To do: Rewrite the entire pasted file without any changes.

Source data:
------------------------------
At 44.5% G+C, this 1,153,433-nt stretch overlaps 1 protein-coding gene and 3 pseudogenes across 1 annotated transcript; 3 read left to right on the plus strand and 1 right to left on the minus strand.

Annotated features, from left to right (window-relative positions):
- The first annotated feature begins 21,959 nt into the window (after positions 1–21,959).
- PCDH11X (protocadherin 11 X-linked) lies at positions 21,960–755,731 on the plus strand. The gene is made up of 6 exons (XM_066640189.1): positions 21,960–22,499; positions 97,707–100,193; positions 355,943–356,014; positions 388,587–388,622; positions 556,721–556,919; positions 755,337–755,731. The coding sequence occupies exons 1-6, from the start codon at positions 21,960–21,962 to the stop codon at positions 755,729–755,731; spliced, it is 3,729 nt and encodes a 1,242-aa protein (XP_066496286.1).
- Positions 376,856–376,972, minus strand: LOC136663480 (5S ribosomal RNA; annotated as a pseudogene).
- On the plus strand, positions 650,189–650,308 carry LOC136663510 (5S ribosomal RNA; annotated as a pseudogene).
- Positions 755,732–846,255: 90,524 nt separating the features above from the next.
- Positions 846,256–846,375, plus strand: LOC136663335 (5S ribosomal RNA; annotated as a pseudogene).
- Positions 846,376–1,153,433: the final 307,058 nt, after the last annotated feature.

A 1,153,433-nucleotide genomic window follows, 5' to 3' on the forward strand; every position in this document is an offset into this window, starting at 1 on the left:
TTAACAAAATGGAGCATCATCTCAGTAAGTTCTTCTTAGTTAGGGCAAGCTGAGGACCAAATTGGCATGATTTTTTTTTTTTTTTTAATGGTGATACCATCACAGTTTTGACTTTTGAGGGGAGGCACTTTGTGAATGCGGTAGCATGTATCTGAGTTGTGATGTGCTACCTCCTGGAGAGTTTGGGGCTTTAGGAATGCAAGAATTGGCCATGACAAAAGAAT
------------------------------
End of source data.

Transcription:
At 44.5% G+C, this 1,153,433-nt stretch overlaps 1 protein-coding gene and 3 pseudogenes across 1 annotated transcript; 3 read left to right on the plus strand and 1 right to left on the minus strand.

Annotated features, from left to right (window-relative positions):
- The first annotated feature begins 21,959 nt into the window (after positions 1–21,959).
- PCDH11X (protocadherin 11 X-linked) lies at positions 21,960–755,731 on the plus strand. The gene is made up of 6 exons (XM_066640189.1): positions 21,960–22,499; positions 97,707–100,193; positions 355,943–356,014; positions 388,587–388,622; positions 556,721–556,919; positions 755,337–755,731. The coding sequence occupies exons 1-6, from the start codon at positions 21,960–21,962 to the stop codon at positions 755,729–755,731; spliced, it is 3,729 nt and encodes a 1,242-aa protein (XP_066496286.1).
- Positions 376,856–376,972, minus strand: LOC136663480 (5S ribosomal RNA; annotated as a pseudogene).
- On the plus strand, positions 650,189–650,308 carry LOC136663510 (5S ribosomal RNA; annotated as a pseudogene).
- Positions 755,732–846,255: 90,524 nt separating the features above from the next.
- Positions 846,256–846,375, plus strand: LOC136663335 (5S ribosomal RNA; annotated as a pseudogene).
- Positions 846,376–1,153,433: the final 307,058 nt, after the last annotated feature.

A 1,153,433-nucleotide genomic window follows, 5' to 3' on the forward strand; every position in this document is an offset into this window, starting at 1 on the left:
TTAACAAAATGGAGCATCATCTCAGTAAGTTCTTCTTAGTTAGGGCAAGCTGAGGACCAAATTGGCATGATTTTTTTTTTTTTTTTAATGGTGATACCATCACAGTTTTGACTTTTGAGGGGAGGCACTTTGTGAATGCGGTAGCATGTATCTGAGTTGTGATGTGCTACCTCCTGGAGAGTTTGGGGCTTTAGGAATGCAAGAATTGGCCATGACAAAAGAAT